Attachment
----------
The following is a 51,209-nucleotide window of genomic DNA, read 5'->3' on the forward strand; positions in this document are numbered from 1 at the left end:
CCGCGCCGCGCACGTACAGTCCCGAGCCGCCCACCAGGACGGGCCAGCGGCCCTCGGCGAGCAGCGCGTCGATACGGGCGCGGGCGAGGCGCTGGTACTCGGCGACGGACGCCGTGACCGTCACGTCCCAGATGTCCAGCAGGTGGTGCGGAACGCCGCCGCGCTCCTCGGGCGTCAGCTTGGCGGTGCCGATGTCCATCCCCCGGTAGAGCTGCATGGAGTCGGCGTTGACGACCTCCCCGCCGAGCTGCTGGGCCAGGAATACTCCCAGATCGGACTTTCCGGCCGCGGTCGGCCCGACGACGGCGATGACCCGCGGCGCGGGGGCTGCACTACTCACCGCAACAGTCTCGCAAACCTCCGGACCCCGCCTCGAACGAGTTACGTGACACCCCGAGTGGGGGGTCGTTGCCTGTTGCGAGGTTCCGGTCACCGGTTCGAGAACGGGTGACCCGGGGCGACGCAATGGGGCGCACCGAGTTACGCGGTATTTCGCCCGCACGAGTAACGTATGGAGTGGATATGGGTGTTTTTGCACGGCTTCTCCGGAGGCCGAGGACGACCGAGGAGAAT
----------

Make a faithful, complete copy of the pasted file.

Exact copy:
The following is a 51,209-nucleotide window of genomic DNA, read 5'->3' on the forward strand; positions in this document are numbered from 1 at the left end:
CCGCGCCGCGCACGTACAGTCCCGAGCCGCCCACCAGGACGGGCCAGCGGCCCTCGGCGAGCAGCGCGTCGATACGGGCGCGGGCGAGGCGCTGGTACTCGGCGACGGACGCCGTGACCGTCACGTCCCAGATGTCCAGCAGGTGGTGCGGAACGCCGCCGCGCTCCTCGGGCGTCAGCTTGGCGGTGCCGATGTCCATCCCCCGGTAGAGCTGCATGGAGTCGGCGTTGACGACCTCCCCGCCGAGCTGCTGGGCCAGGAATACTCCCAGATCGGACTTTCCGGCCGCGGTCGGCCCGACGACGGCGATGACCCGCGGCGCGGGGGCTGCACTACTCACCGCAACAGTCTCGCAAACCTCCGGACCCCGCCTCGAACGAGTTACGTGACACCCCGAGTGGGGGGTCGTTGCCTGTTGCGAGGTTCCGGTCACCGGTTCGAGAACGGGTGACCCGGGGCGACGCAATGGGGCGCACCGAGTTACGCGGTATTTCGCCCGCACGAGTAACGTATGGAGTGGATATGGGTGTTTTTGCACGGCTTCTCCGGAGGCCGAGGACGACCGAGGAGAAT